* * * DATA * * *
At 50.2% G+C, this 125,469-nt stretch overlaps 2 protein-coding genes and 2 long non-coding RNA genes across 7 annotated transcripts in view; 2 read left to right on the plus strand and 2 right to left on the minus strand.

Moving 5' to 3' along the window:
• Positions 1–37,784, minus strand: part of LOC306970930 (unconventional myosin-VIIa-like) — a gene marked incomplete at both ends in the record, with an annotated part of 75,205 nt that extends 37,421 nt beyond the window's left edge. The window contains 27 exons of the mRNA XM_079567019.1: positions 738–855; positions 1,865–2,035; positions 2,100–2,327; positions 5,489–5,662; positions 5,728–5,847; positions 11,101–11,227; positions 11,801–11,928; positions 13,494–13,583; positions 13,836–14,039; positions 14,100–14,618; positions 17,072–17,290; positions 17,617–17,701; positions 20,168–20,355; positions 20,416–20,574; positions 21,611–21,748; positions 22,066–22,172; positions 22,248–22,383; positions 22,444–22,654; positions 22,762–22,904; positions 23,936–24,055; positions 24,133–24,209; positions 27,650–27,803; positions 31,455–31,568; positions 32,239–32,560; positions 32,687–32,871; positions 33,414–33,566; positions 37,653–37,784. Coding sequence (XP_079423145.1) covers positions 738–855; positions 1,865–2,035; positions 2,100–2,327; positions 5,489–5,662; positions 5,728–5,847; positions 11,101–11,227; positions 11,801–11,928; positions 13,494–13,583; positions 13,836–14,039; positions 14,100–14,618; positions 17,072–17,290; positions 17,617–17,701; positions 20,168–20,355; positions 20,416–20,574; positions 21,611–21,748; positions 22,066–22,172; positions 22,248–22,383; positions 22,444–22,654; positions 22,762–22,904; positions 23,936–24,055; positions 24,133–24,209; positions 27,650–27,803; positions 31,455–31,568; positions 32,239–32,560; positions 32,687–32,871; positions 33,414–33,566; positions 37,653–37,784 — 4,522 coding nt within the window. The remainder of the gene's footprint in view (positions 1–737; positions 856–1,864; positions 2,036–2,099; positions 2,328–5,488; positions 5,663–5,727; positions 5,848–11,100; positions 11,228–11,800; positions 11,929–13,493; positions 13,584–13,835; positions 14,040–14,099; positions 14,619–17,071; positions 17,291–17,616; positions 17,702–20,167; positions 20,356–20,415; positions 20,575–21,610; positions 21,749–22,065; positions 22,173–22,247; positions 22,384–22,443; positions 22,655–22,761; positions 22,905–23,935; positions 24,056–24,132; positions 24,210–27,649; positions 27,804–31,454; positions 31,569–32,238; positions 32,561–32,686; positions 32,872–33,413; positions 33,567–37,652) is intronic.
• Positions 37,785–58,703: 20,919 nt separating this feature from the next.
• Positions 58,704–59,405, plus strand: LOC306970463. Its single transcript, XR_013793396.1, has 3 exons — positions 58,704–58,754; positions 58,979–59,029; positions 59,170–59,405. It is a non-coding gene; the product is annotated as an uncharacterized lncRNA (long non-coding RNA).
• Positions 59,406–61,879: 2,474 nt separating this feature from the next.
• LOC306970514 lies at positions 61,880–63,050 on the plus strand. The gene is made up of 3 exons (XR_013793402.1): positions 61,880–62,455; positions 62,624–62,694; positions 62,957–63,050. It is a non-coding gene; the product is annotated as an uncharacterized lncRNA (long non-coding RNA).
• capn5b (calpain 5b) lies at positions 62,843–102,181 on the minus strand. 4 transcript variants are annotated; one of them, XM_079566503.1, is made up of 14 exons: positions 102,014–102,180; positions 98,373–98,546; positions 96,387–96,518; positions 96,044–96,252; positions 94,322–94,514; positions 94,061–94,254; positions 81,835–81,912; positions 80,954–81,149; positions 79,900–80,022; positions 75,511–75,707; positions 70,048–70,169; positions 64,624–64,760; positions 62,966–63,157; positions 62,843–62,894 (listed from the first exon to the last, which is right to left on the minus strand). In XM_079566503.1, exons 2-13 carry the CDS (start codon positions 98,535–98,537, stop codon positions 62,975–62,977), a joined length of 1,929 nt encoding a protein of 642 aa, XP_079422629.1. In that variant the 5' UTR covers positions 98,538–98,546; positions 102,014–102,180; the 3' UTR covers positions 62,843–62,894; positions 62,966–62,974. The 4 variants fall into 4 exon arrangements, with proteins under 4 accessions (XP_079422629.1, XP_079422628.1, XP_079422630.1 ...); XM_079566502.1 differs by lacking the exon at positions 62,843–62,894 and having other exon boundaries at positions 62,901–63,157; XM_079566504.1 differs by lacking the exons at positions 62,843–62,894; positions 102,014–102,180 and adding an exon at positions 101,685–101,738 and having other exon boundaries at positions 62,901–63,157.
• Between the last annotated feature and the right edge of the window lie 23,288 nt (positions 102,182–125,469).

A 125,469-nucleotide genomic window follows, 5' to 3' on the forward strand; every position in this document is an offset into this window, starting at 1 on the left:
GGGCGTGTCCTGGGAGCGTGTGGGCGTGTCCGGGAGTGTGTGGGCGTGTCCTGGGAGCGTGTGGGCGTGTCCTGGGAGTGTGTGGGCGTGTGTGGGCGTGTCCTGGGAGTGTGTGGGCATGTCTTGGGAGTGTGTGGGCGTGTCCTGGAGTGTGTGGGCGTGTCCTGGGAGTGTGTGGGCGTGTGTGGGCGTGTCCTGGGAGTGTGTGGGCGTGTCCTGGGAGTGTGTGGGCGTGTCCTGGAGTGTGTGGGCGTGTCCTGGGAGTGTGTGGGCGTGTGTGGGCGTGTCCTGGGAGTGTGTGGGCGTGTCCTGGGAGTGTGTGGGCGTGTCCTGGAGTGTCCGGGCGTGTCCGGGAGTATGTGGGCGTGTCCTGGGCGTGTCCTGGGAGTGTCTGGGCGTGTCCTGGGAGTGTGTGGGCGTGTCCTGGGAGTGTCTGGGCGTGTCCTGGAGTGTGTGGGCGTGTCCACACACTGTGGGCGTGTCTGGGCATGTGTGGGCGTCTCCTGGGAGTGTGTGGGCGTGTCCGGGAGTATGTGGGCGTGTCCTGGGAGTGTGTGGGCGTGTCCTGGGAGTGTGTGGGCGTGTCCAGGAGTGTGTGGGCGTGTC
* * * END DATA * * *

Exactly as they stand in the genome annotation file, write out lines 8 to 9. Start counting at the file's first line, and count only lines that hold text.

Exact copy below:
• capn5b (calpain 5b) lies at positions 62,843–102,181 on the minus strand. 4 transcript variants are annotated; one of them, XM_079566503.1, is made up of 14 exons: positions 102,014–102,180; positions 98,373–98,546; positions 96,387–96,518; positions 96,044–96,252; positions 94,322–94,514; positions 94,061–94,254; positions 81,835–81,912; positions 80,954–81,149; positions 79,900–80,022; positions 75,511–75,707; positions 70,048–70,169; positions 64,624–64,760; positions 62,966–63,157; positions 62,843–62,894 (listed from the first exon to the last, which is right to left on the minus strand). In XM_079566503.1, exons 2-13 carry the CDS (start codon positions 98,535–98,537, stop codon positions 62,975–62,977), a joined length of 1,929 nt encoding a protein of 642 aa, XP_079422629.1. In that variant the 5' UTR covers positions 98,538–98,546; positions 102,014–102,180; the 3' UTR covers positions 62,843–62,894; positions 62,966–62,974. The 4 variants fall into 4 exon arrangements, with proteins under 4 accessions (XP_079422629.1, XP_079422628.1, XP_079422630.1 ...); XM_079566502.1 differs by lacking the exon at positions 62,843–62,894 and having other exon boundaries at positions 62,901–63,157; XM_079566504.1 differs by lacking the exons at positions 62,843–62,894; positions 102,014–102,180 and adding an exon at positions 101,685–101,738 and having other exon boundaries at positions 62,901–63,157.
• Between the last annotated feature and the right edge of the window lie 23,288 nt (positions 102,182–125,469).